Here, Justin Rogers shares the aims of his and Dr Victor Karunan’ s research to explore the experiences of the children growing up in alternative care in Thailand
Dr Justin Rogers is a Lecturer at the University of Bath’s Centre for Analysis of Social Policy
At the centre of this two year project we are aiming to explore the experiences of the children and young people growing up in alternative care provision in Thailand. These are children who are growing up without the care of their parents. For example, in residential schools, temples and orphanages. Much of the previous academic research about alternative care has focused on measuring children’s developmental outcomes and although this has been really influential for policy and practice, there has been very few studies that have engaged directly with children and explored with them what the experience is like.
The study will take a case study approach and gather data across five regions in Thailand including, Mae Sot, Bangkok, Chiang Mai, Isaan in the north and Songkhla in the south. The aim is to reach one hundred and fifty children, approximately thirty children in each area, aged between 10 to 18 years old. The types of alternative care provision will differ across these contexts and cultures. For example, in Mae Sot, where we are starting with a pilot study, there are many migrant children from Myanmar growing up in the dormitories of migrant learning centres. Whereas in Chiang Mai, children from the hill tribes are often placed in orphanages run by faith based NGO’s.
To engage the children in this research we are going to use creative methods to gather rich, in-depth data to learn about their experiences. We want to know about their understandings of why they are in alternative care, what their day to day lives are like and whether they have any worries or hopes for their future. We are planning to work with socially engaged artists to develop research tools that will allow us to have these potentially personal and sensitive conversations with children in a creative, yet supportive way.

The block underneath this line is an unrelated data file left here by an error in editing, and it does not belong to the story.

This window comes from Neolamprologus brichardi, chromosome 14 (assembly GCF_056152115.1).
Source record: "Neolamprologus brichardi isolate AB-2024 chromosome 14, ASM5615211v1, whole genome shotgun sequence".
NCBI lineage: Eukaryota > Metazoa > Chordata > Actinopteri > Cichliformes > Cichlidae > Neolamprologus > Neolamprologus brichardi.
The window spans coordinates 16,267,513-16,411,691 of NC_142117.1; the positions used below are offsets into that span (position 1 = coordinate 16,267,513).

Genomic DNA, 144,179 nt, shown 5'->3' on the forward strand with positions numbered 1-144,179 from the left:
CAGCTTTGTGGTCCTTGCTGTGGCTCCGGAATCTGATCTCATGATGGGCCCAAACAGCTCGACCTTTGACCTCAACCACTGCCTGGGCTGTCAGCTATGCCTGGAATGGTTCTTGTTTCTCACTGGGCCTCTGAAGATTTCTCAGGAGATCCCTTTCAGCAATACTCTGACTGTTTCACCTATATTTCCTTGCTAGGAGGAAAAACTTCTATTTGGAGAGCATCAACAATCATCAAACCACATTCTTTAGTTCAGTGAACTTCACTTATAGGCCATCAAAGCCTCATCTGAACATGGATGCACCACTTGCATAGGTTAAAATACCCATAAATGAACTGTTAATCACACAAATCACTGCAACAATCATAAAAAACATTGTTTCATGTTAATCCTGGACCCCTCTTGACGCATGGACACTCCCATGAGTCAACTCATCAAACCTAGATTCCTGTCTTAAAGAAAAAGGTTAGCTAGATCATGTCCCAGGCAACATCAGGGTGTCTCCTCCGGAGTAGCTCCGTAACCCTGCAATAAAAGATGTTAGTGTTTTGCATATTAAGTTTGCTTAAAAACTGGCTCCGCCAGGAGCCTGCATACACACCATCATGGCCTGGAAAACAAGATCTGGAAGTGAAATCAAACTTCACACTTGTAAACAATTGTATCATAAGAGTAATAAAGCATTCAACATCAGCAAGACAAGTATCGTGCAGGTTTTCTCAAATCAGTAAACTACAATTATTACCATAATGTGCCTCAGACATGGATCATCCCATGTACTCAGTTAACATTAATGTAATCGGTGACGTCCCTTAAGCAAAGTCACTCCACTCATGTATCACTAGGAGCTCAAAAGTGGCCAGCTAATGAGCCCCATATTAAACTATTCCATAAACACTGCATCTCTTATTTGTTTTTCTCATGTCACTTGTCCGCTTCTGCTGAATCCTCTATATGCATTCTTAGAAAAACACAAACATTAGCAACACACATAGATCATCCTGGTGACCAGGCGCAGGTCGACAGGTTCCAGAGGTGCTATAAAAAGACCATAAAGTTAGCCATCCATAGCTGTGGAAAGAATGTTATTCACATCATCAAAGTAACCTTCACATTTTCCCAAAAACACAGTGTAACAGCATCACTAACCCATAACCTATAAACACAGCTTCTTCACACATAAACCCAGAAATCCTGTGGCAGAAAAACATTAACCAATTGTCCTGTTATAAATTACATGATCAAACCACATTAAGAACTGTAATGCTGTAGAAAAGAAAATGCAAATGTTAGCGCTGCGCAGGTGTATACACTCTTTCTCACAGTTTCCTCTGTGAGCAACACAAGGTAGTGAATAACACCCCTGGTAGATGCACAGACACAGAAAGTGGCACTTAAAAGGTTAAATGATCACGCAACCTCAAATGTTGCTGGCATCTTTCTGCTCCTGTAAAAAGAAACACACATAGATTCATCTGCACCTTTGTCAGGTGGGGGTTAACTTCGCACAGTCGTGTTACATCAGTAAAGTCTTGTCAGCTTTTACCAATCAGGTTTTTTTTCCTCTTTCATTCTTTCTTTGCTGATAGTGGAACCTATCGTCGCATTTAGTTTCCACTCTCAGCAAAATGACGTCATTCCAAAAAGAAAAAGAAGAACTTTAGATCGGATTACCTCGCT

Alongside this project with the children we are also going to explore the experiences of the parents who place their children into alternative care, and their decision making around this. Across the globe there is little research on this and it is particularly limited in the Asian context. We will aim to reach at least thirty parents in total to understand the drivers that result in children’s placement. The study will then draw from both the children and parent’s experiences and perspectives to produce key recommendations for policy actors and practitioners. We will highlight what is currently working well and what can be improved.
A key issue in alternative care provision globally is the need for states to implement the United Nations Guidelines on Alternative Care, which call for a shift from large scale institutional settings to smaller community based providers and family based care such as foster care. This will require a cultural and systemic shift in Thailand as the main providers at present are predominantly institutional. Communities will need to play a key part in any transformation of care provision. For that reason, in the final part of the study we will run focus groups with the community, to explore and understand the wider public perceptions of alternative care.
We recently held a project launch at Thammasat University in Bangkok on October 31st. We are thankful for having the fantastic support from a wide range of organisations concerned with child welfare and child rights in Thailand. The Martin James Foundation have funded the study for the next two years and they have helped link us in to a growing network across South East Asia. Organisations such as Safe Child Thailand, Help without Frontiers, Save the Children and One Sky Foundation have all been crucial in helping us understand the context, the key issues and challenges, as well as helping us to gain access to the alternative care providers where we can reach the children and parents. We hope by gathering, analysing and sharing these narratives widely we can contribute to the work of colleagues in Thailand, in both the government departments and NGO’s who are committed to supporting and improving the alternative care provision for the children.